That was sixteen years ago. What started as a band that did blues and rock cover songs with a few originals, is now a well-known, local group, driven by the strength of the group’s original songs and solid chemistry. Cody writes a vast majority of the songs. He is the lead vocalist and believes being a part of the Delta Kings is the most success he has had musically.
“We keep getting better,” he says. “We have a fan base, we play a lot and our new record is going to be great.”
In addition to all of their gigs, the Delta Kings are also promoting their album “4 Chords and the Truth.” Cody hopes to sell 5,000 to 10,000 copies. Their previous albums sold about 1,000 copies each.
“I’m still impressed with how many people buy it now,” he says. “I ain’t got that many cousins.”
Yet, this album is different. He is very proud of it, and he wants people to hear the songs. Cody wants to get the group’s new music up on various music viral sites and hopes the band’s effort becomes something more than a conversation piece.
He and his wife have talked about moving to Austin to be closer to their son, a freshman at the University of Texas-Austin, or packing up and heading to Paris, London or even back to New York. The conversation always seems to end with them deciding to think about it when the Delta Kings break up. Until then, Champaign is their home.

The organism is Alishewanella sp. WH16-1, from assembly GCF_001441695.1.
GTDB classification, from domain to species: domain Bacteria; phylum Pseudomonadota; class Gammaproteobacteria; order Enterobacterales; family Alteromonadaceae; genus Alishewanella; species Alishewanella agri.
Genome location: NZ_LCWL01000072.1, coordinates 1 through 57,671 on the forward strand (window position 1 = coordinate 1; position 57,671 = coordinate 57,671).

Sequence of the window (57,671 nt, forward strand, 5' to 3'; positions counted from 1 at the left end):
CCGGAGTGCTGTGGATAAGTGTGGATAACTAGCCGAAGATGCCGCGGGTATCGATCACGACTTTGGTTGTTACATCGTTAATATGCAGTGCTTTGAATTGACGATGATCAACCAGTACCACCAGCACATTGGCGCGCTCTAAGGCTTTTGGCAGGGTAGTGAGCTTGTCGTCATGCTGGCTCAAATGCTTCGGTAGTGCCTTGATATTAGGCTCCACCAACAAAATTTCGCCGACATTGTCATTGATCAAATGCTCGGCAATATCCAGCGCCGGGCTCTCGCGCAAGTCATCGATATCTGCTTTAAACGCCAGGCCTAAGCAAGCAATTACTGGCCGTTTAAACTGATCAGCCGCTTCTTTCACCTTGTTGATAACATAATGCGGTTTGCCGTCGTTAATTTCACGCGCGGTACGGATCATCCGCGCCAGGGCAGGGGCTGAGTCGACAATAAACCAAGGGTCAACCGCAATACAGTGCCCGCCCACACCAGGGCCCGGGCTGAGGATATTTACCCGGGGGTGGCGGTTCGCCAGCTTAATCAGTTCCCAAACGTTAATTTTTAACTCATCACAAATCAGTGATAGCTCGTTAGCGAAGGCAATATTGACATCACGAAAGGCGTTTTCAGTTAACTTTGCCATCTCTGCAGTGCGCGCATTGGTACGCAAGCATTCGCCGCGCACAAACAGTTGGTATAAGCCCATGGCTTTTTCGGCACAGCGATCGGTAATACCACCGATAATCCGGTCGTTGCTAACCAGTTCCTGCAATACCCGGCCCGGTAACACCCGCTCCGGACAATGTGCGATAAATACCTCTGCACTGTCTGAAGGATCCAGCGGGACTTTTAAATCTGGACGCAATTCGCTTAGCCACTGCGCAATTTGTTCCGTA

Despite the musical journey Cody has been on for a majority of his life, a Friday night performance in a bar requires a drink or two to get out of his work head. He strives to separate his two lives: CEO of One Main Development and rock ’n’ roller. In 2004, he founded and became CEO of One Main Development, a company that focuses on bringing excitement to downtown Champaign. The company has been nicely profitable, but Cody’s love is making music
“When I wear a suit, which I wear every day, I can’t play guitar,” he says. “As soon as I get home, I put on my jeans and either my high tops or my motorcycle, cowboy boots.”
Even with the release of a new record, Cody’s vision is no longer clouded with hopes of becoming the next big thing. He doesn’t plan on quitting his day job in order to promote “4 Chords and the Truth.” But Cody’s life is incomplete without music. Although the Holy Spirit doesn’t make a stop at the Rose Bowl Tavern tonight, simply playing reminds him why he can’t live without it.
“If I couldn’t express myself, I don’t know what I would do.”
Click here to learn more about the Delta Kings.